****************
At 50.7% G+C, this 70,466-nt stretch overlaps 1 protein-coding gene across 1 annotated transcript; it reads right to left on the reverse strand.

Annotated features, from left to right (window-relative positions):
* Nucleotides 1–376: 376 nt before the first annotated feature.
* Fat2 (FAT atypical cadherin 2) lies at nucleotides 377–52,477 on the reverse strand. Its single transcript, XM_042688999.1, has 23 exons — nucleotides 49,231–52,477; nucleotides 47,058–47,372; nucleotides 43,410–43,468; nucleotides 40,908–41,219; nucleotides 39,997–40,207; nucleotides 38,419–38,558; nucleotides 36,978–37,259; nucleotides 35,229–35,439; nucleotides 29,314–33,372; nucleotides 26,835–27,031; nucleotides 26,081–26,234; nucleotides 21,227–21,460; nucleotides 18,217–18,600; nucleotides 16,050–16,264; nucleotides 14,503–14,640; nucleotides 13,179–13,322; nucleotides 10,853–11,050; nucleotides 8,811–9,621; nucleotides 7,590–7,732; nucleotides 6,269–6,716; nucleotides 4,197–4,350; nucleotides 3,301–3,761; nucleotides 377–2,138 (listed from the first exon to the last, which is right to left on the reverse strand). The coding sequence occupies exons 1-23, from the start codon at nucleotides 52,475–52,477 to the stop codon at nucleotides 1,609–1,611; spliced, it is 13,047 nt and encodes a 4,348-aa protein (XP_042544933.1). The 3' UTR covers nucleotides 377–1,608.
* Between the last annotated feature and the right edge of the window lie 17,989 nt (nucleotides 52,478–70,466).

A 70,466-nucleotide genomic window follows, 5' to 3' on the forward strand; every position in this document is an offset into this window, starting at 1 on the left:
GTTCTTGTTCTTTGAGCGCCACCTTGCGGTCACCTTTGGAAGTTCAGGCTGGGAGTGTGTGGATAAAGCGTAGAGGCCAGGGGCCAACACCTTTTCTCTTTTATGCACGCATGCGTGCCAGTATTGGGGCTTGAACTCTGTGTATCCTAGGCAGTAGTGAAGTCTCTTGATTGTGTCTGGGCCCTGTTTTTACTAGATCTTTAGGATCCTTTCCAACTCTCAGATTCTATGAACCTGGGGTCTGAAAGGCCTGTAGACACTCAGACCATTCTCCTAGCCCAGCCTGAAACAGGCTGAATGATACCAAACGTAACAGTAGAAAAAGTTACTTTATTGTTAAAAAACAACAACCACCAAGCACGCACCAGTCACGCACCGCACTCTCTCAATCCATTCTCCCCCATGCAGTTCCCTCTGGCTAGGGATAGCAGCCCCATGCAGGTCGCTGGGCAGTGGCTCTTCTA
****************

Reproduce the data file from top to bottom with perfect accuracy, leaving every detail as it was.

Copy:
At 50.7% G+C, this 70,466-nt stretch overlaps 1 protein-coding gene across 1 annotated transcript; it reads right to left on the reverse strand.

Annotated features, from left to right (window-relative positions):
* Nucleotides 1–376: 376 nt before the first annotated feature.
* Fat2 (FAT atypical cadherin 2) lies at nucleotides 377–52,477 on the reverse strand. Its single transcript, XM_042688999.1, has 23 exons — nucleotides 49,231–52,477; nucleotides 47,058–47,372; nucleotides 43,410–43,468; nucleotides 40,908–41,219; nucleotides 39,997–40,207; nucleotides 38,419–38,558; nucleotides 36,978–37,259; nucleotides 35,229–35,439; nucleotides 29,314–33,372; nucleotides 26,835–27,031; nucleotides 26,081–26,234; nucleotides 21,227–21,460; nucleotides 18,217–18,600; nucleotides 16,050–16,264; nucleotides 14,503–14,640; nucleotides 13,179–13,322; nucleotides 10,853–11,050; nucleotides 8,811–9,621; nucleotides 7,590–7,732; nucleotides 6,269–6,716; nucleotides 4,197–4,350; nucleotides 3,301–3,761; nucleotides 377–2,138 (listed from the first exon to the last, which is right to left on the reverse strand). The coding sequence occupies exons 1-23, from the start codon at nucleotides 52,475–52,477 to the stop codon at nucleotides 1,609–1,611; spliced, it is 13,047 nt and encodes a 4,348-aa protein (XP_042544933.1). The 3' UTR covers nucleotides 377–1,608.
* Between the last annotated feature and the right edge of the window lie 17,989 nt (nucleotides 52,478–70,466).

A 70,466-nucleotide genomic window follows, 5' to 3' on the forward strand; every position in this document is an offset into this window, starting at 1 on the left:
GTTCTTGTTCTTTGAGCGCCACCTTGCGGTCACCTTTGGAAGTTCAGGCTGGGAGTGTGTGGATAAAGCGTAGAGGCCAGGGGCCAACACCTTTTCTCTTTTATGCACGCATGCGTGCCAGTATTGGGGCTTGAACTCTGTGTATCCTAGGCAGTAGTGAAGTCTCTTGATTGTGTCTGGGCCCTGTTTTTACTAGATCTTTAGGATCCTTTCCAACTCTCAGATTCTATGAACCTGGGGTCTGAAAGGCCTGTAGACACTCAGACCATTCTCCTAGCCCAGCCTGAAACAGGCTGAATGATACCAAACGTAACAGTAGAAAAAGTTACTTTATTGTTAAAAAACAACAACCACCAAGCACGCACCAGTCACGCACCGCACTCTCTCAATCCATTCTCCCCCATGCAGTTCCCTCTGGCTAGGGATAGCAGCCCCATGCAGGTCGCTGGGCAGTGGCTCTTCTA